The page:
All In Her Head
A Letter To My Doctor In the Wake of the Election
You can ignore my last message; I don’t need an appointment. This isn’t about my jaw.
This might not make sense to you but I’m writing to you because of the election. I’m struggling to come to terms with the reality that my country just elected a racist, misogynistic, xenophobe when the alternative was a qualified, fiercely intelligent, accomplished and powerful woman who has spent decades proving herself as a public servant. It validates what I’ve long suspected: I can work hard, be truthful, do everything right and still be buried under other people’s assumptions, bias, and baggage. As a woman, I’m taking it personally. It’s making me feel the full weight of 47 years of tolerating, surviving, fighting, and yet still internalizing sexism in all of its marginalizing, silencing, and degrading forms. Instead of buckling under, I’m finding that I’m much stronger than I knew. I’m waking up.
Disillusionment brings enlightenment. When I look at my past with freshly disillusioned eyes, I see that experiences I thought broke me actually made me wiser and stronger. I see that I often tried to stand up for myself, though I didn’t always win. I see that like all women, I’ve had to choose my battles carefully. I now see that some of the fights I walked away from were worth fighting. I regret those. I see that unless I stand up for myself I can’t expect anything to change, even though all the evidence seems to say that no matter what women do, it’s not good enough. More importantly, I now know that when I don’t pick up the fight, I lose.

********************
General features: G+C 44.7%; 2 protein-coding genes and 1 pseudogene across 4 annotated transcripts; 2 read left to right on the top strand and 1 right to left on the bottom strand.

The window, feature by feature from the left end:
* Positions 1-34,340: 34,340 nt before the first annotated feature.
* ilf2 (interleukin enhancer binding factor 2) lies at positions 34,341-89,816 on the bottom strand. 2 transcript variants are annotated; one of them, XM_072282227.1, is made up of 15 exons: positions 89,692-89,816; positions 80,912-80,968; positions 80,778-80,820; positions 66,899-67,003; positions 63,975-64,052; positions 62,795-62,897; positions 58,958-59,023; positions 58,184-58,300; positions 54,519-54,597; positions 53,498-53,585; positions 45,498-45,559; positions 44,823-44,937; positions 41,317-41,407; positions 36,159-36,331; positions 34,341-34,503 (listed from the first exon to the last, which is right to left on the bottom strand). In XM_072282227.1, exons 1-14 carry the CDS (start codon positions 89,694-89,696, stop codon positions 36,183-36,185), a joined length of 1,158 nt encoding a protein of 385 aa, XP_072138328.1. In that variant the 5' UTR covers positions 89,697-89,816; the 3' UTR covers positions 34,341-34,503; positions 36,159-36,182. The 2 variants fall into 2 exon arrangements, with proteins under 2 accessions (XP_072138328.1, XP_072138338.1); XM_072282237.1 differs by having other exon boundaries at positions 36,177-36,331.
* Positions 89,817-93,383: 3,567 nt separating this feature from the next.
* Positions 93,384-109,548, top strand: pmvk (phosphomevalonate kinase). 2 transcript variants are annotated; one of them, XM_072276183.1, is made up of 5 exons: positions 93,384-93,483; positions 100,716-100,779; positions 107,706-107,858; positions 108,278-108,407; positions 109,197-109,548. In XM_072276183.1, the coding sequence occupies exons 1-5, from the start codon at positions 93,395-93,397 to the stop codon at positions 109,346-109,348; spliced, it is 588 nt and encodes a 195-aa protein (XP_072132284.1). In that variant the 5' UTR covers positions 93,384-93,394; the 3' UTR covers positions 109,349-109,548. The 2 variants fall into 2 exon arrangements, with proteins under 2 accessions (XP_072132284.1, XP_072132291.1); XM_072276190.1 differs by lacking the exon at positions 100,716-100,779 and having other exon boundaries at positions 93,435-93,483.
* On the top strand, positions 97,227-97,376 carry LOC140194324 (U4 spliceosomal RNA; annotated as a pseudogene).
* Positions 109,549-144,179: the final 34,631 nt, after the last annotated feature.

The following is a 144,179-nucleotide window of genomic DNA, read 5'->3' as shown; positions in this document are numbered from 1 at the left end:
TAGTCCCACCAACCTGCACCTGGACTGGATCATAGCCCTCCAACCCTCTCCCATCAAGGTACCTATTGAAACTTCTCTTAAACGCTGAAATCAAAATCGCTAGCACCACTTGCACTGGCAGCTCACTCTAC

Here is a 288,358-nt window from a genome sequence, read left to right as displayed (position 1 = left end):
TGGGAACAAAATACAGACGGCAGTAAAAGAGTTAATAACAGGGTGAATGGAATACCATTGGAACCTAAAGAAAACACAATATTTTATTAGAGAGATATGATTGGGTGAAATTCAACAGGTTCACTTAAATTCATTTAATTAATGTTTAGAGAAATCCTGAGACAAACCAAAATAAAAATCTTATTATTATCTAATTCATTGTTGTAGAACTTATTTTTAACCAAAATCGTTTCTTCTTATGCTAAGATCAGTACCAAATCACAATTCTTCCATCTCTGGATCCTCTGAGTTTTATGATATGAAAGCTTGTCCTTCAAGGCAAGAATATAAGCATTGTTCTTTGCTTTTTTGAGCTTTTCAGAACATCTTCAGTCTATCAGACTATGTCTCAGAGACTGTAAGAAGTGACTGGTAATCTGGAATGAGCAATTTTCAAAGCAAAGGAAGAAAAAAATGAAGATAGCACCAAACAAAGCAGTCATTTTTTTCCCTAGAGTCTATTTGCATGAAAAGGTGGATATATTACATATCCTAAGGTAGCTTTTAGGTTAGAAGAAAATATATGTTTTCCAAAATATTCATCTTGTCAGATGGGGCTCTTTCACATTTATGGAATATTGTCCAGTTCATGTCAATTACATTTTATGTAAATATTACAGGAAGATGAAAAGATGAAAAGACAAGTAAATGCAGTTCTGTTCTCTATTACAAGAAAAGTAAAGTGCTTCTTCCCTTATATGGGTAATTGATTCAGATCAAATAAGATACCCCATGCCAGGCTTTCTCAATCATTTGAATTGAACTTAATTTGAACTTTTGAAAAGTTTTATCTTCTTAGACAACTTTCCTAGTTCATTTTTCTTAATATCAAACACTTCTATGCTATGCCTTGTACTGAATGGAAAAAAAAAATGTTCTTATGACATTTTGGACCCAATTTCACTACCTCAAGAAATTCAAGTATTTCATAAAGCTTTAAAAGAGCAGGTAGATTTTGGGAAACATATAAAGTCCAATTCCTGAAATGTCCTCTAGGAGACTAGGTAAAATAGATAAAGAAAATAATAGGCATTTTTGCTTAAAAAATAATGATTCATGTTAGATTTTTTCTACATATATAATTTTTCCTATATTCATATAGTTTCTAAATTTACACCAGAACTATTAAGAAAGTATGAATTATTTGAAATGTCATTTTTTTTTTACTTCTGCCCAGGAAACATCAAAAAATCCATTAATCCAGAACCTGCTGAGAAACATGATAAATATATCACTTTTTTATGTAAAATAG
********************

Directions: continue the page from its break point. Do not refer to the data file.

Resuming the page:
So today, that means getting real with you about how shitty our interactions have made me feel. I have put a lot of trust in you over the years. I’ve come to you for help during very vulnerable, difficult times. And you have helped me! But at some point you decided I was someone you couldn’t trust and the medical treatment you once prescribed for me was no longer valid. I don’t know how or when it happened but it has weighed heavily on me for some time. I felt judged, misunderstood, and somehow responsible.
A few years back, when you told me that you decided to begin tapering me off of opiate treatment, I was about a week away from returning to work after a period of unemployment. I was (rightfully) afraid of not being able to manage my symptoms while proving myself at a demanding new job and raising two kids by myself. As a mid-forties woman in tech, the pressure is incredible to be dynamic and on-point. You did not hear me when I objected to the timing and asked for more time to come up with alternatives, of which you were offering me none. That conversation left me feeling unbearably powerless.
I found out later, by looking at my records online, that you gave me a diagnosis of Addiction. That was cowardly and unprofessional of you. The diagnosis has served no purpose other than to shame me. I did not receive any treatment for addiction, any referral for treatment, or even a conversation to tell me why you were giving me this diagnosis. To diagnose me with a condition that you had no intent of discussing with me or helping me treat is careless, disingenuous, and counter to the whole concept of a doctor’s responsibility to a patient.
I have to point out a few things: